Sure thing!

My slides were based on this 2011 blog post. When I originally wrote this, Google+ wasn’t even on the radar. Now, it’s yet another platform that marketers have to use and measure.

Feeling overwhelmed? Relax. Take a peek at my slides, and then read how the Veg-O-Matic approach to SEO copywriting can make your life easier than before.  Really!

 

One of the areas where many site owners get “stuck” is content creation. There are more SEO copy opportunities than ever before, including:

  • Tweets
  • Facebook posts
  • Product/service pages – new pages, as well as updates to existing pages
  • Case studies
  • Blog posts
  • White papers
  • Videos
  • Webinars

(I’m sure you could add more to the list.)

The challenge with “content overload” is that nothing gets done. Planning an editorial calendar seems impossible. There’s too much to write in too little time.

That’s when you bring in the SEO content Veg-O-Matic to slice and dice your content into little bits.

For those not familiar with Ron Popeil’s Veg-O-Matic, it was a hand held appliance that made slicing and dicing vegetables easy. You could cut a carrot into small pieces. You could shred it. You could even create thin julienne slices. Cutting it up was effortless – and one carrot could take many different final forms.

You can do the same thing when you plan your SEO content. Rather than thinking, “Oh, man. I have a month’s worth of tweets to plan,” think of how you can “slice and dice” existing content many different ways. Here’s what I mean:

Say that your company creates one white paper a month. Once the white paper is complete, you could:

  • Pull out tasty 140 character tidbits and use them as tweets
  • Transform some of the main topics into 500 word blog posts. Each week, send out an email newsletter featuring the posts.
  • Create a video based on a white paper topic (I’ve been creating YouTube SEO copywriting video tips, and they’re pulling in great traffic.)

You see? You’re taking existing content and working backwards. You’re doing what you can with what you already have. Granted, you’ll still want to plan bigger projects (like another white paper or a product page revamp.) But, finding time for big projects is much easier when you’re not reinventing the content wheel every time.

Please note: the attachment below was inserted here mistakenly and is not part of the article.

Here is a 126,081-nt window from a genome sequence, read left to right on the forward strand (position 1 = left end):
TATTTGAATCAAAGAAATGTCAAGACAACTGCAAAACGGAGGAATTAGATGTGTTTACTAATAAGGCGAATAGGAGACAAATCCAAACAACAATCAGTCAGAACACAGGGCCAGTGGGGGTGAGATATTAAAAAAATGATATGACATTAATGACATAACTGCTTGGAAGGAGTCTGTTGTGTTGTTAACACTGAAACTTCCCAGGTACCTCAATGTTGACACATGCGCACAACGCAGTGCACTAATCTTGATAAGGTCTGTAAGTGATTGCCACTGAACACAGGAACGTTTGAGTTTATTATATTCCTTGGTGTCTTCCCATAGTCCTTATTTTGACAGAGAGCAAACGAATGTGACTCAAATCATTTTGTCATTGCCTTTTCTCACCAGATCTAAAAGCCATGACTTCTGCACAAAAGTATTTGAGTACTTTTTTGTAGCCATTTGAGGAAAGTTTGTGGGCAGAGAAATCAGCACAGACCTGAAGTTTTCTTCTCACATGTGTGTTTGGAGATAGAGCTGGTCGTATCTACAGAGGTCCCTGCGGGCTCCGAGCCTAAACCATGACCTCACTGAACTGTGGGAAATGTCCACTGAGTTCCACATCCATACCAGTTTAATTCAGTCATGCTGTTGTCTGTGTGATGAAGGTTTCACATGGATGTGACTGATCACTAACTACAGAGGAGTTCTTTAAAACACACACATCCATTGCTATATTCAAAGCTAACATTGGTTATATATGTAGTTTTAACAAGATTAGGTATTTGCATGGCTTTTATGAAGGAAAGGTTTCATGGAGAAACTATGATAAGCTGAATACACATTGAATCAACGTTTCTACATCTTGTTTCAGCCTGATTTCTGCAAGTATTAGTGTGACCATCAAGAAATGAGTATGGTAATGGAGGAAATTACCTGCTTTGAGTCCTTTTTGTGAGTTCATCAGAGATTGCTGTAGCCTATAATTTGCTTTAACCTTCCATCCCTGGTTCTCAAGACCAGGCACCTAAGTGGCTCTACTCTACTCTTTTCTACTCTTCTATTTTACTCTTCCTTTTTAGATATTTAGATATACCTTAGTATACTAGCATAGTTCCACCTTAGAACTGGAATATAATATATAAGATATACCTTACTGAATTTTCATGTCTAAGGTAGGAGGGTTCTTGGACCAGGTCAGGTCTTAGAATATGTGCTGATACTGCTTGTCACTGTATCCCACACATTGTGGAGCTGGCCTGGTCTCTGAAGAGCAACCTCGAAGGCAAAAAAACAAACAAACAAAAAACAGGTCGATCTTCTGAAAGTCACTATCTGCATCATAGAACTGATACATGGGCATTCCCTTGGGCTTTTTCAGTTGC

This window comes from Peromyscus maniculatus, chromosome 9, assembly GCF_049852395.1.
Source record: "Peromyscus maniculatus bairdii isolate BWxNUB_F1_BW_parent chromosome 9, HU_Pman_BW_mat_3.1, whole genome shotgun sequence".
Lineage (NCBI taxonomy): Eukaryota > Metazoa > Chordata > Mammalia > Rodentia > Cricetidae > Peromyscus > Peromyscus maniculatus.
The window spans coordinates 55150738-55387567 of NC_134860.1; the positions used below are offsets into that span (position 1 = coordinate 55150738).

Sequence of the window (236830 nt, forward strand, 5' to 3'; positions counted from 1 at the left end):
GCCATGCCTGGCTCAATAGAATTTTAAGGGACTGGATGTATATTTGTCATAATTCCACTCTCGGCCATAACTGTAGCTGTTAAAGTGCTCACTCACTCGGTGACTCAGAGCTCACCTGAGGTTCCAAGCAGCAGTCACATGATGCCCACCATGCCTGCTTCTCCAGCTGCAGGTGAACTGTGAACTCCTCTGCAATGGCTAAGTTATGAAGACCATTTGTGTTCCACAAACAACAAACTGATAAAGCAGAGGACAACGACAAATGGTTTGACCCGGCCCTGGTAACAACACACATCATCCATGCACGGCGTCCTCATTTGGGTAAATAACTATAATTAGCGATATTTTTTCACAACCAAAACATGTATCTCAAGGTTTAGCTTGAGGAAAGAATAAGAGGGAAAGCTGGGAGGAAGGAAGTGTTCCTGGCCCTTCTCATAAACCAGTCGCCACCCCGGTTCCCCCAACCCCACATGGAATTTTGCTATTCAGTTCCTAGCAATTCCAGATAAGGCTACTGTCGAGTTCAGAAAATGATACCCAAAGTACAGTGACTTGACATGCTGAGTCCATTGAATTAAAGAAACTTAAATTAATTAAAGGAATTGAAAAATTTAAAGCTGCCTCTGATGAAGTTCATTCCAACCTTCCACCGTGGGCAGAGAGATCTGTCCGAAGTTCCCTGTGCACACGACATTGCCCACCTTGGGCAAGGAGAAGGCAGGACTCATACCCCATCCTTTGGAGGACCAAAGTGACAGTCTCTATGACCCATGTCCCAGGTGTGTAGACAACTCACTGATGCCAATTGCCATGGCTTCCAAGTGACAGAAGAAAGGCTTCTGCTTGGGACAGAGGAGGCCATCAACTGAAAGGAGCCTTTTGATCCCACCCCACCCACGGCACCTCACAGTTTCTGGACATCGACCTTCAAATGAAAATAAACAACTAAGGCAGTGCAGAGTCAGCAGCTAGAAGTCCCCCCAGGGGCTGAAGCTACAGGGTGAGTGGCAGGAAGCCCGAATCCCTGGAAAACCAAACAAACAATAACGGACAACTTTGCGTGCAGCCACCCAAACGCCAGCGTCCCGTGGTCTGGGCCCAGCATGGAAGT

Instead of looking at your editorial calendar and thinking, “It’s mid-March, what do I write/tweet/blog about for the next 30 days,”it shifts to, “We just completed a blog post/case study/video. In what ways can we slice and dice it into tasty content tidbits?”

Once you’ve figured out how to leverage what you have, the content creation process seems much more effortless.

You can accomplish the same goal even if you don’t have one “big” content piece a month. For instance, say that your company blogs five times a week. You could probably pull a couple – maybe more – good tweets out of every post. You could track popular blog topics and develop a Webinar (which could even be an additional profit center.) Heck you could even produce a monthly “Twitter tips” list that you could offer as a downloadable .pdf. The possibilities are endless.

You don’t need to solely focus on existing Web content, either. Do you have an old how-to guide that you could dust off and transform into blog posts or tweets? Did you write an article years ago that you could repurpose? Have you written a book? As long as the content is updated and valid, looking to “old” content sources is a smart idea. Recycling is good for the environment, and it’s great for your content, too!

Consider taking a cue from Ron Pompeil and see how you can Veg-O-Matic your content. You may find that you’re releasing more quality content than ever before – and creating your monthly editorial calendar is easier than ever before.

All about content: 6 of our all-time favorites

Six of our all-time favorite guest posts about contentWhen putting together our 12 favorite SEO copywriting guest posts from 2012 (as determined by our readers), I began thinking about all the other guest authors that should be recognized for their outstanding contributions to the SEO Copywriting blog.

That thought stayed with me, as did the practical constraint on the number of contributing writers that could fit in one post.

Then the obvious hit me, as it seems to do eventually: we could feature our guest authors in a series of roundups, organizing their posts by a common subject much like the weekly SEO content marketing roundup.

Of course, this won’t be a weekly series, but it seems a great way to showcase the whole gamut of talent and expertise that has enriched this blog over the past few years!

So without further prefacing – here are some of our all-time favorite guest posts around content: creation, marketing, quality, and strategy.

 

Joe PulizziJoe Pulizzi discusses a time when “content marketing” was known as “custom publishing.” That is, before Junta42 and the Content Marketing Institute decided to “change the conversation” rather than fight for that intensely competitive keyword. Joe encourages us to do the same with Change the game of search by defining your content category.

 

George PasswaterGeorge Passwater assures us that analytics isn’t just for geeks anymore. In fact, you can uncover a wealth of content marketing opportunities in the data! You don’t have to be a techie to understand these 5 ways to use analytics to find content marketing opportunities.

 

Angie NikoleychukAngie Nikoleychuk loves Content Criminal Minds, even if it contributes to her “nerdy image.” She likens the show’s Behavioral Analysis Unit (BAU) characters to the range of characteristics your content needs to be successful. Investigate further with Content Criminal Minds: Why your content needs a BAU.